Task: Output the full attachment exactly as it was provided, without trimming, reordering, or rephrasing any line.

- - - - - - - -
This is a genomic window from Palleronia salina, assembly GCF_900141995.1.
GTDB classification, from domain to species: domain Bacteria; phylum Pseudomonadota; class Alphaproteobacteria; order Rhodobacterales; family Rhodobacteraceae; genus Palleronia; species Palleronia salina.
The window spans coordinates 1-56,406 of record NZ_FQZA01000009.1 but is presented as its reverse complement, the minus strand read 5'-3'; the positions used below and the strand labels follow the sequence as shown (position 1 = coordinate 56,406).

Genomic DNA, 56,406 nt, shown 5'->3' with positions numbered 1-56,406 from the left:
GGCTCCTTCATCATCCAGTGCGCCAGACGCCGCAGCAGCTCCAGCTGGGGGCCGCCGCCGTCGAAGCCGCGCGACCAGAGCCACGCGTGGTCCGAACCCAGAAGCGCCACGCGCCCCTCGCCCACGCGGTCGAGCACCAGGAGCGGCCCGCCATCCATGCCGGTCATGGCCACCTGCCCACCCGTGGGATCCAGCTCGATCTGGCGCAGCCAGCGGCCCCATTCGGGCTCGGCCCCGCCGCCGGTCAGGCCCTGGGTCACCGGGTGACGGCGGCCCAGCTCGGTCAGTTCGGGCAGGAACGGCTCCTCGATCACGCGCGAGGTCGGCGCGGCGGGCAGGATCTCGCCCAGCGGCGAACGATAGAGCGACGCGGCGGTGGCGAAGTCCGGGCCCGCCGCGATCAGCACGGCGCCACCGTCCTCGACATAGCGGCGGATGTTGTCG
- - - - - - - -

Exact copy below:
This is a genomic window from Palleronia salina, assembly GCF_900141995.1.
GTDB classification, from domain to species: domain Bacteria; phylum Pseudomonadota; class Alphaproteobacteria; order Rhodobacterales; family Rhodobacteraceae; genus Palleronia; species Palleronia salina.
The window spans coordinates 1-56,406 of record NZ_FQZA01000009.1 but is presented as its reverse complement, the minus strand read 5'-3'; the positions used below and the strand labels follow the sequence as shown (position 1 = coordinate 56,406).

Genomic DNA, 56,406 nt, shown 5'->3' with positions numbered 1-56,406 from the left:
GGCTCCTTCATCATCCAGTGCGCCAGACGCCGCAGCAGCTCCAGCTGGGGGCCGCCGCCGTCGAAGCCGCGCGACCAGAGCCACGCGTGGTCCGAACCCAGAAGCGCCACGCGCCCCTCGCCCACGCGGTCGAGCACCAGGAGCGGCCCGCCATCCATGCCGGTCATGGCCACCTGCCCACCCGTGGGATCCAGCTCGATCTGGCGCAGCCAGCGGCCCCATTCGGGCTCGGCCCCGCCGCCGGTCAGGCCCTGGGTCACCGGGTGACGGCGGCCCAGCTCGGTCAGTTCGGGCAGGAACGGCTCCTCGATCACGCGCGAGGTCGGCGCGGCGGGCAGGATCTCGCCCAGCGGCGAACGATAGAGCGACGCGGCGGTGGCGAAGTCCGGGCCCGCCGCGATCAGCACGGCGCCACCGTCCTCGACATAGCGGCGGATGTTGTCG